No-proof-needed asbestos shake downs will cost jobs
By Chip Hough
The old proverb encouraging persistence, "if at first you don't succeed, try, try again," has apparently become the mantra of personal injury lawyers in Texas.
As Texas gains national acclaim for restoring common sense and fairness to our courts, some personal injury lawyers are relentless in their pursuits to find new ways to sue and to circumvent laws to keep junk science out of our courts.
The latest anti-reform effort would rollback successful 2005 asbestos litigation reforms that are helping truly injured people receive swift and fair compensation and largely rid our courts of bogus asbestos cases based on junk science.
In the "bad old days," inventive personal injury lawyers sponsored mobile screening vans and filed lawsuits for anyone who "tested positive" for asbestos illness. Not surprisingly, nine out of 10 claims examined were based on "wrong" conclusions by the lawyers' X-ray technicians, according to a Johns Hopkins University study.
A federal judge in Corpus Christ exposed further abuse when she tossed out more than 10,000 silicosis lawsuits explaining the bogus diagnoses had been "manufactured for money."
The "bad old days" of asbestos lawsuit abuse ended in 2005 when reforms established objective medical criteria and expedited the cases of the truly sick.
The reforms struck the proper balance of fairness by ensuring that sick people's cases are heard first while preserving the right of people who were exposed to asbestos but who are not sick to file their case later should they become ill.
The current law is working to keep junk science out of our courts and to provide efficient and generous compensation for the truly injured; typically between $1.4 million and $4 million per case.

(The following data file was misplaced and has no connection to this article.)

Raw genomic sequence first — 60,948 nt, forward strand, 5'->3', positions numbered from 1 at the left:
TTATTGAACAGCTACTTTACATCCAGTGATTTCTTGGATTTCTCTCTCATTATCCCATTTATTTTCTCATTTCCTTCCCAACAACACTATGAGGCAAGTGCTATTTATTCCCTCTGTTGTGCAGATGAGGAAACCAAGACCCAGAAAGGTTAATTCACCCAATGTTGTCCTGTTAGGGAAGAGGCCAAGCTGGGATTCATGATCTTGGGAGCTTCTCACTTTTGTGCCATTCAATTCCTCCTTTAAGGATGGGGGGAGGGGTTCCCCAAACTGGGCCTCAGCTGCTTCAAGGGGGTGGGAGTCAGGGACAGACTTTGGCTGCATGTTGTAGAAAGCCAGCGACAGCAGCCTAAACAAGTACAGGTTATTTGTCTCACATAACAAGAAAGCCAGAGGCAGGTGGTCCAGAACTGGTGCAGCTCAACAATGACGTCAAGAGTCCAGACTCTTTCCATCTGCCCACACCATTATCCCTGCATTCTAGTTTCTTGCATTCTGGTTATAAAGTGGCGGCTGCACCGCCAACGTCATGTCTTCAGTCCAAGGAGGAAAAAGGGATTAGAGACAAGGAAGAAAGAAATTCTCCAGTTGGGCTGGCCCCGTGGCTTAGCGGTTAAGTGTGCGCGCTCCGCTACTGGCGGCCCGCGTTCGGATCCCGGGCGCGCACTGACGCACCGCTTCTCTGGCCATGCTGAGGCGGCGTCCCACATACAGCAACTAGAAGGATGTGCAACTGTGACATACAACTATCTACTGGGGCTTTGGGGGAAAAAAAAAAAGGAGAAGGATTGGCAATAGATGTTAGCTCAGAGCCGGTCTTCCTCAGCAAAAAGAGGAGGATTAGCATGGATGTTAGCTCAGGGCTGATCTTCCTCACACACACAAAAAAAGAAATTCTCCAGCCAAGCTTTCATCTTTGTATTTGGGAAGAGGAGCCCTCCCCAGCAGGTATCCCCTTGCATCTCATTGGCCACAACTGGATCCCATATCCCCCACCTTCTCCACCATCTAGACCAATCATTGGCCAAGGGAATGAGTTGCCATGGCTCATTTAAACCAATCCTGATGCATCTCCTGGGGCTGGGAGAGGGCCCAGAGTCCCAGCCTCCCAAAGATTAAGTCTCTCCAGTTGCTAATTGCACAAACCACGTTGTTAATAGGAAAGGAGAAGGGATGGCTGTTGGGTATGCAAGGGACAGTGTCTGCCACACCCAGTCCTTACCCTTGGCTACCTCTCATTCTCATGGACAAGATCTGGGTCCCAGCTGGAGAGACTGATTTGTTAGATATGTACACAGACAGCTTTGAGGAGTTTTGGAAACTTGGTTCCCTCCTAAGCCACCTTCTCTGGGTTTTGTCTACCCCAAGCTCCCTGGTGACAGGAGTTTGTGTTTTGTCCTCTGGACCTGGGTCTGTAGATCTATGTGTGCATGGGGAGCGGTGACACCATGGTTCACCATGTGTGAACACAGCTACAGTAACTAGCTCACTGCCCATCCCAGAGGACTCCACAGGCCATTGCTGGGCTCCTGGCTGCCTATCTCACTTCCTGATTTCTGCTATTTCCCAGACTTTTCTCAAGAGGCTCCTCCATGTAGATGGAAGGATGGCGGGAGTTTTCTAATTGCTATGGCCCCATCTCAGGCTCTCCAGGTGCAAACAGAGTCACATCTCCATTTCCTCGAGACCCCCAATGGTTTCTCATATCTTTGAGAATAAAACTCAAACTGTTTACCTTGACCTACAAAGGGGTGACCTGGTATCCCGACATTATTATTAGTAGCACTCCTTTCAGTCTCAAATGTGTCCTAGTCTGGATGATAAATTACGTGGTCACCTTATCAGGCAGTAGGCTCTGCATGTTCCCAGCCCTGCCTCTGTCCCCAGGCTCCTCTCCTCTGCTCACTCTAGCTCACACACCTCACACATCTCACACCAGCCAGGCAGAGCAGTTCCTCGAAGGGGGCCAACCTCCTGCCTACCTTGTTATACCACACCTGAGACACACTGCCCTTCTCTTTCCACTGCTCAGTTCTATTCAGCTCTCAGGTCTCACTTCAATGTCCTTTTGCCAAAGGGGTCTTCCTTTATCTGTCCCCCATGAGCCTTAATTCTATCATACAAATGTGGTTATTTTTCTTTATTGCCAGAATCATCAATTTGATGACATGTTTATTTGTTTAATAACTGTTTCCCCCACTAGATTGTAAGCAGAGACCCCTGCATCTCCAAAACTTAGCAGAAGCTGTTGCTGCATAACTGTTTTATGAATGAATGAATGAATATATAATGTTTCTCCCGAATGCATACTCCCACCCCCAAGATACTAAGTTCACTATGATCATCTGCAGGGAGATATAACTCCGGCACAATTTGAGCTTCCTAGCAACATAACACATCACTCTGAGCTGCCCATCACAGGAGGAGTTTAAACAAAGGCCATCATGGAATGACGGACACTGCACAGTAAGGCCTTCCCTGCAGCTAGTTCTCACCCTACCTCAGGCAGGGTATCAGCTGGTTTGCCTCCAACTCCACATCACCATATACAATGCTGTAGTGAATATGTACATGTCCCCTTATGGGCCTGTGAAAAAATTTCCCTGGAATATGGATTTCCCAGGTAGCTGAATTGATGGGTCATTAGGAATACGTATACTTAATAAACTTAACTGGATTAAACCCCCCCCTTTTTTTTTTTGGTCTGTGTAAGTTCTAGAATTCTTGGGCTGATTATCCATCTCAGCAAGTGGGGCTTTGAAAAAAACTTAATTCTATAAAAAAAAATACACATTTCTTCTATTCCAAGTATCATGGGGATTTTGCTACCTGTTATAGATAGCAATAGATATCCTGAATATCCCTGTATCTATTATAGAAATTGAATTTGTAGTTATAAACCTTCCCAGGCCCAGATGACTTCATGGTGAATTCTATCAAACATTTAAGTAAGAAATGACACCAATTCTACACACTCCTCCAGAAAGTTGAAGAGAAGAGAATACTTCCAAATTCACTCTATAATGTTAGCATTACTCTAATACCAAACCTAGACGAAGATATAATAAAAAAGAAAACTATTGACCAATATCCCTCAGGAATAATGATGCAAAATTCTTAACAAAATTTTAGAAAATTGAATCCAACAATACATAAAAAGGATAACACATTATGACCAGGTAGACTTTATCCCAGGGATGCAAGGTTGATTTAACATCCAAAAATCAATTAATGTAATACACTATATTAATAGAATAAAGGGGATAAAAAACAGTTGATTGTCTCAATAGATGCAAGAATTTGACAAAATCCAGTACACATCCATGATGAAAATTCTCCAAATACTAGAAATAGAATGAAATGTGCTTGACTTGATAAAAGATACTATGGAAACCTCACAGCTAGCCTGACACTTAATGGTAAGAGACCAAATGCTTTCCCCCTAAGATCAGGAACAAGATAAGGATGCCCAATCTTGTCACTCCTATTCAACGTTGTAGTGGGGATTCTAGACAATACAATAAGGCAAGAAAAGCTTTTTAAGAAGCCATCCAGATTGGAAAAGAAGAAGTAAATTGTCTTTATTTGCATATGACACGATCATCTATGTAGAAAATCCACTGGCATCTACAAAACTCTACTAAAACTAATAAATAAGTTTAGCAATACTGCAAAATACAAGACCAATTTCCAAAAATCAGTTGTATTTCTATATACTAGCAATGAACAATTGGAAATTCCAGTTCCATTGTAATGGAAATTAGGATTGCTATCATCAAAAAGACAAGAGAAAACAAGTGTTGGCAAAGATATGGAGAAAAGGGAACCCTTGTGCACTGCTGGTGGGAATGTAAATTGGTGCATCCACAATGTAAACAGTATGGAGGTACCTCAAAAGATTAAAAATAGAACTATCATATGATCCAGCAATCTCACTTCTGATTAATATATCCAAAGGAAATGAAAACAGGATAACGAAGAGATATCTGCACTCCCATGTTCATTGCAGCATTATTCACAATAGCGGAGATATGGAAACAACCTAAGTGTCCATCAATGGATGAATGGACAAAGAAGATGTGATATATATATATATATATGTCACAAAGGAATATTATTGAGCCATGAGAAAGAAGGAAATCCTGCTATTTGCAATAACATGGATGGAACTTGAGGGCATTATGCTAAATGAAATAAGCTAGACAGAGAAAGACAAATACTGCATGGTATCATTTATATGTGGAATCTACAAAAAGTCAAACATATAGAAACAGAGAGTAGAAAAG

But now the "bad old days" are threatening a come-back.
Personal injury lawyers are pushing a bill that will open the floodgates for yet another onslaught of asbestos cases based on flimsy – or even non-existent – evidence. Senate Bill 1123 (and its companion House Bill 1811) would allow for lawsuits with virtually no proof required that a defendant caused an asbestos-related injury.
SB 1123 sets the level of proof so low that even incidental, brief exposure to a small amount of asbestos would be enough to find a business liable regardless of whether the amount of exposure was enough to cause harm.
Just as reforms from 2005 established medical criteria to determine which plaintiffs are actually ill, Texas must have standards to establish who is at fault for the illness. SB 1123 would do away with such "causation" standards.
Essentially, any business that ever had any product that contained any asbestos on the premises could be found liable for the illness – regardless if the amount was enough to cause harm.
People who have been injured deserve compensation and that requires actual, solid proof that a specific person or business caused the injury. A shakedown of peripheral players with little to no dealings with asbestos will only foster asbestos lawsuit abuse. Many businesses – both big corporations and small businesses like auto repair shops– are at risk.
Since so little evidence would be necessary under SB 1123, businesses would be forced to settle regardless of liability because they can't afford the cost of a lawsuit and the threat of unlimited damages.
Forced settlements and abusive lawsuits ultimately costs jobs by siphoning resources away from a company's payroll.
Now is hardly the time to jeopardize more jobs in this economic crisis.
The personal injury lawyers' motive to expand asbestos litigation is simple: Now that reforms have clamped down on junk science asbestos lawsuits, personal injury lawyers are looking to expand the pot of money up for grabs by suing anyone, even if they're not at a fault.
SB 1123 paves the way for a resurrection of the kind of lawsuit abuse that once made Texas infamous. Lawyers may try, try again to find new ways to line their pockets but Texas lawmakers would be wise to ensure they don't succeed on their watch.
Chip Hough is Chairman of the Board of Bay Area Citizens Against Lawsuit Abuse. He is managing partner with Basic Industries of South Texas which operates in South Texas, Corpus Christi and San Antonio.